Over seven years ago, I decided I’d had enough of dyeing my hair.  I ‘d been resisting my ‘greyness’ for so long, and didn’t even know how much was there, or what my ‘real’ colour was any more.  Every six weeks I would visit the hairdresser to have my roots coloured, and every other visit I would also have ‘highlights’ put in.

At the age of 46, in my first year of immigration to New Zealand, I decided enough was enough – I’d reached a stage where I felt ‘comfortable’ with my ‘self’, so much so that I decided to embrace my age instead of being fearful of it.  I didn’t want to look 20 years younger, and importantly I didn’t want to keep paying all that money to try and make myself someone I wasn’t – I’d heard a scare about the possibilities of hair dye and cancer which pushed me a little too.

I had my hair cut very short, and a few ‘blonde’ highlights put in to soften the change as the grey grew out.  I’d hated those unsightly roots when they grew back, and it was so liberating not to have to worry about them anymore.  Most people (generally women) were aghast when they heard that I was ‘embracing my grey’ and couldn’t comprehend why I would do such a thing.

You’re never too old

Two months later, I met the love of my life, Barry, and we married in 2009.  So that talk I’d heard so often about ‘loving yourself’ before you can truly love someone else, was true after all!

I’ve been invited to talk about ‘Life Coaching’ to a group called ‘The University of the Third Age’ or U3A, here in Gisborne, New Zealand.  The person who asked me initially to present, wondered whether there would be anything to interest older people in ‘Life Coaching’.  “Of course!”, said I.  “We’re never too old to let go of anything that’s holding us back or to embrace change and find more life in our lives.”

One of the ways of preparing for this talk was to post on my Facebook page a ‘call to action’ – here it is and responses I received:

On 7th March I’ve been invited to talk to around 60, over 60 year olds, about ‘Life Coaching’.

 What are your thoughts on growing older, maturing, being an ‘elder’?

 What words spring to mind when you think of life after 60?

I’d really appreciate your feedback and comments …”

Respect, I definitely feel that the ‘youngsters’ have no respect for their elders anymore, don’t know that that’s going to help you though.”

 “How old would you be if you didn’t know how old you were? ~Satchel Paige

It’s sad to grow old, but nice to ripen. ~Brigitte Bardot

Everyone is the age of their heart. ~Guatemalan Proverb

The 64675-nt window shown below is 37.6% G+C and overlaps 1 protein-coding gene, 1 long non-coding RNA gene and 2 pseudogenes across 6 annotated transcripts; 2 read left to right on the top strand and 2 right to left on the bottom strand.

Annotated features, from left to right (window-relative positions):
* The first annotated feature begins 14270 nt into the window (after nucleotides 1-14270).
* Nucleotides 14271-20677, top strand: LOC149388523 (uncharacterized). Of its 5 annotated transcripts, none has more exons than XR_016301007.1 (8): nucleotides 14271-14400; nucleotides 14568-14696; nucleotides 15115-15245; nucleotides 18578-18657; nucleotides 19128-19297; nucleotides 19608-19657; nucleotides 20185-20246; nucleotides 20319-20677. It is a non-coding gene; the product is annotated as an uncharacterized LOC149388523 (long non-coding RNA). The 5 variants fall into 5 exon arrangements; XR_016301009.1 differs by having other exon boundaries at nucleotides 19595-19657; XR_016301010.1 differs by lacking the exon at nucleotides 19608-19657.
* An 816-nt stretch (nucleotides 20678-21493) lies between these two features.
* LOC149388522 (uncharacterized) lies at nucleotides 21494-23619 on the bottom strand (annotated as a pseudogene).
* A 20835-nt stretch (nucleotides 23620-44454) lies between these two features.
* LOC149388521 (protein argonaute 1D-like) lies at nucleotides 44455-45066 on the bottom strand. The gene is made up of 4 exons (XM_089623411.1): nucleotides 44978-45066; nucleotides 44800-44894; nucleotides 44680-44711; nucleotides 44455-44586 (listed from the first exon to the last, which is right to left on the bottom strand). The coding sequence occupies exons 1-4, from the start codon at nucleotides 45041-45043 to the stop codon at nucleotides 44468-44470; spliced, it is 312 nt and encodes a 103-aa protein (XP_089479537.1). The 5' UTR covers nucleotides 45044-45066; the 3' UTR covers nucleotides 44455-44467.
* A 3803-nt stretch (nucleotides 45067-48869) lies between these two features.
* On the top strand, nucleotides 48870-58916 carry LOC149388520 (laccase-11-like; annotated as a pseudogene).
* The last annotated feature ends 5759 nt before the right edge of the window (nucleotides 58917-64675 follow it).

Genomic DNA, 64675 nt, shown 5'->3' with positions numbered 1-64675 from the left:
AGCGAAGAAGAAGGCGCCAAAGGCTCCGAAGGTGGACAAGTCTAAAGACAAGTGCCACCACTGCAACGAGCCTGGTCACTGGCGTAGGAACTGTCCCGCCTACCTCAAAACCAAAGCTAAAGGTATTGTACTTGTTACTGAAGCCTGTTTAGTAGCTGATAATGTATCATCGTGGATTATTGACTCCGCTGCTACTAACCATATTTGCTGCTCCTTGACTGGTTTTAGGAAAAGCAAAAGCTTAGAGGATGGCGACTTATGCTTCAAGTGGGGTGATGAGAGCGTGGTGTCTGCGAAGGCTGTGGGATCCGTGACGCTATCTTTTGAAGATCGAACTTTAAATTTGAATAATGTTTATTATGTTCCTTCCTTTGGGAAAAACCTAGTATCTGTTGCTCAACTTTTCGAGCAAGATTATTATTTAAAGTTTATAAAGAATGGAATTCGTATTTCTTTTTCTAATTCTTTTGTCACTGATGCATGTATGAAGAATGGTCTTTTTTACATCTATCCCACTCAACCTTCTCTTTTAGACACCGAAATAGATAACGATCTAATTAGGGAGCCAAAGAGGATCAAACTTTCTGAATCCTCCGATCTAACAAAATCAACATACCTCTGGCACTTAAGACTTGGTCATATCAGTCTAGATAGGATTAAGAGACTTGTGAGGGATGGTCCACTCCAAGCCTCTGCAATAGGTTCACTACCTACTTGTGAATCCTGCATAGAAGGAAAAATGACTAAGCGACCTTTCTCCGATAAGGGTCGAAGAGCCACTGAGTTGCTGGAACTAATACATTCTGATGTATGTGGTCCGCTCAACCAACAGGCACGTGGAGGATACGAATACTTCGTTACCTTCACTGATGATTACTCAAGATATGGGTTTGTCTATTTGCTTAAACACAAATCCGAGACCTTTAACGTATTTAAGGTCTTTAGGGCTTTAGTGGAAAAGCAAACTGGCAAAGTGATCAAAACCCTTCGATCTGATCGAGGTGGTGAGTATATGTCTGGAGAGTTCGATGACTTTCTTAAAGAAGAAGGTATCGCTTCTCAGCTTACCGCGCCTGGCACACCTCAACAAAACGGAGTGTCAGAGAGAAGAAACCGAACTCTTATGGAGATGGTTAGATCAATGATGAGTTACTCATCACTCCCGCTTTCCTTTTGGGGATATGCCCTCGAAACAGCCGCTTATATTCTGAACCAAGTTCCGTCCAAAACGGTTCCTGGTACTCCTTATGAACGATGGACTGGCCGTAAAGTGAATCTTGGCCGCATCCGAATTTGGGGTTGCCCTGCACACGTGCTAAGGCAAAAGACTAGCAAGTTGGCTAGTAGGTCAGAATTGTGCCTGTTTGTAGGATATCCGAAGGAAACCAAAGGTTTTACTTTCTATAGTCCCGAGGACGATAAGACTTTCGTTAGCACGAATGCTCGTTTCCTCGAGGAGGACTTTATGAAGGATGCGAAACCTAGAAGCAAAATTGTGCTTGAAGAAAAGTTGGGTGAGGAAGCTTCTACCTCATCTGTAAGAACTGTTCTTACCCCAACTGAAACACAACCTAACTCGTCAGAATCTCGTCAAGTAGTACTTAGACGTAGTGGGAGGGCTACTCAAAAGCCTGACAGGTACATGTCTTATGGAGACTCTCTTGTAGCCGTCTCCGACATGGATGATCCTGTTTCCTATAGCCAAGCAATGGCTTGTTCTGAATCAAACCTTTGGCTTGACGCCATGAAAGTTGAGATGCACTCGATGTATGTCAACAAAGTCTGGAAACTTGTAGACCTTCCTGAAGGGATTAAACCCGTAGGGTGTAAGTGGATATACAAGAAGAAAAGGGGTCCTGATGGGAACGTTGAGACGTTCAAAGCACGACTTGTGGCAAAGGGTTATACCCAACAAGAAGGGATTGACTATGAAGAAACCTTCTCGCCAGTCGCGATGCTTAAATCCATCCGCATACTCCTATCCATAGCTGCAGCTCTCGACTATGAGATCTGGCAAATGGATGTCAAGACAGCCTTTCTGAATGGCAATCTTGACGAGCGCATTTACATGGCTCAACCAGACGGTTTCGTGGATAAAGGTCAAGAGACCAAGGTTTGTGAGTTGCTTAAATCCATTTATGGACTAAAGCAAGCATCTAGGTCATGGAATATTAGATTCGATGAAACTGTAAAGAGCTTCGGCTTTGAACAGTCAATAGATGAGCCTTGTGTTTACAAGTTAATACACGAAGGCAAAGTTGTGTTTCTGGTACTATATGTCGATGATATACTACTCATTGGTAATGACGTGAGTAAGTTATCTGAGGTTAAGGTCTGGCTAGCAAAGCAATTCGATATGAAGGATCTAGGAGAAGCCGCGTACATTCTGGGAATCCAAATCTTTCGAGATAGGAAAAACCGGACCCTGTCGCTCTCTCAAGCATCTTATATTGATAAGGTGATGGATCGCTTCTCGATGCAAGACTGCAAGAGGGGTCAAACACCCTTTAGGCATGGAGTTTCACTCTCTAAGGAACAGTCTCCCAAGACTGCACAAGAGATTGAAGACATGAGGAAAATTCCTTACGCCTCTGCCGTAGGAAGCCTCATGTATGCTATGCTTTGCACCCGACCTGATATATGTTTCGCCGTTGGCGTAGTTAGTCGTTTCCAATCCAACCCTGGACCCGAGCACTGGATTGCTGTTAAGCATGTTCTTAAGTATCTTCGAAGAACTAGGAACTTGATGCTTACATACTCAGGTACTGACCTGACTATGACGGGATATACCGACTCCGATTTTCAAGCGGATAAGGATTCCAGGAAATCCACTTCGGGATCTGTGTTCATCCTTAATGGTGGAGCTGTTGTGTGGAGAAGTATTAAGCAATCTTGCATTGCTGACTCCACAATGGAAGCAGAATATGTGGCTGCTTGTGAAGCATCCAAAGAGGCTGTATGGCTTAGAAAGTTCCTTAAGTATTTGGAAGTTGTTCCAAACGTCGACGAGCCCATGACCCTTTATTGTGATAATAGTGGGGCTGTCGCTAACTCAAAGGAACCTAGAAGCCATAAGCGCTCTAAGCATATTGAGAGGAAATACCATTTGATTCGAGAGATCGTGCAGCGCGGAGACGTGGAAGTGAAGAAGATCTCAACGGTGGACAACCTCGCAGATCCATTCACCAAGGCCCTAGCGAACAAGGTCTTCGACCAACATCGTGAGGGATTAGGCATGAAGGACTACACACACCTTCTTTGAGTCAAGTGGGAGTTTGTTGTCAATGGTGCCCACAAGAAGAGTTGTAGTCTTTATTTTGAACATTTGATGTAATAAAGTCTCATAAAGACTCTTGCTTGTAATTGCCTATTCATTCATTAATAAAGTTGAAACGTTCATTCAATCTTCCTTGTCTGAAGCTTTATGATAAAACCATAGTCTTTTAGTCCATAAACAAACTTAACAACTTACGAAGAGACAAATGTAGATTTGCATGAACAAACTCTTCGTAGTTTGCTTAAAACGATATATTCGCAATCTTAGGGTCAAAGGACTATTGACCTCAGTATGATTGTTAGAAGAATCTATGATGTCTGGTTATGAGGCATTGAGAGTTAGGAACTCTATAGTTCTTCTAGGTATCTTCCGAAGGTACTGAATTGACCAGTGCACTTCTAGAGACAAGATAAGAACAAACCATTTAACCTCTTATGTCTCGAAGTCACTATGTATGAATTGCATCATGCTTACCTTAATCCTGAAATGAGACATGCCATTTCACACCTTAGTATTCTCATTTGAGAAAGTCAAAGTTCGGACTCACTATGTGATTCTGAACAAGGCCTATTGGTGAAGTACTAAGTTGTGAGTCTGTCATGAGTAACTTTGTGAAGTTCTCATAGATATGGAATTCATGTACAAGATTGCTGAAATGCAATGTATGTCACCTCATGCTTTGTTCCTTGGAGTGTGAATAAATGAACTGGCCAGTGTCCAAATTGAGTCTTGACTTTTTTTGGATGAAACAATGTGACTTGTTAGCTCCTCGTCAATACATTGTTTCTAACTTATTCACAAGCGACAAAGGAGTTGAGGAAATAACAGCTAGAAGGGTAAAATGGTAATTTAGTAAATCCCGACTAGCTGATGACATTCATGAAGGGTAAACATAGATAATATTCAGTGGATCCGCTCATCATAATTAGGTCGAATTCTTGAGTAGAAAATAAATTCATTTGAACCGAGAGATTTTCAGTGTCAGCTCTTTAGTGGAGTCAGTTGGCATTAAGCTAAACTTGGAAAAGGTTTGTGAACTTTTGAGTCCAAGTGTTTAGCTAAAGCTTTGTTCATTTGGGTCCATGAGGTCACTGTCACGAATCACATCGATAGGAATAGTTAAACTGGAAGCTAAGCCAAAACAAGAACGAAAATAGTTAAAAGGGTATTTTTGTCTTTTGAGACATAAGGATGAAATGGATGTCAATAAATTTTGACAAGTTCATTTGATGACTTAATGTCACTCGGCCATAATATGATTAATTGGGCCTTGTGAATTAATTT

Grow old with me! The best is yet to be. ~Robert Browning

You can’t turn back the clock. But you can wind it up again. ~Bonnie Prudden”

 “Funny I have quite a few friends that over 60 and they are as active and some are musicians, teachers and artist and they and myself most definitely don’t even think of them being over 60 lol Some people are definitely growing older and maturing others are just living life to the fullest and they most certainly don’t look like they are in their 60’s lol.

I think it would be how old would you think I was if you didn’t know how old I was!!!

“We don’t stop having fun because we get old; we get old because we stop having fun.’ – unknown. There is a wonderful story that does the email rounds from time to time about an elderly lady who is entering a retirement home. The nurse describes her room to her on the way up, and the elderly lady says ‘I love it already’. The nurse said, ‘But you haven’t seen it yet’. The elderly lady said it wasn’t how the furniture was arranged that would determine whether she loved her room or not; it was the way she arranged her thoughts.”

“It might seem more difficult to find things to appreciate as we get older, but it is the secret to being content with life. A good reminder is that the alternative to growing old, is dying young!

“I remember my mother telling me on her 70th birthday ‘I never wanted to get old’ – she died at 99! When I reached my 70th birthday I wondered whether or not I would live until I was 99 as my mother did. We had two things in common, firstly the desire to have a peaceful death (my mother did), and secondly to enjoy the time we have left – and for that I honestly don’t think you need life coaching; you’ve already had it!”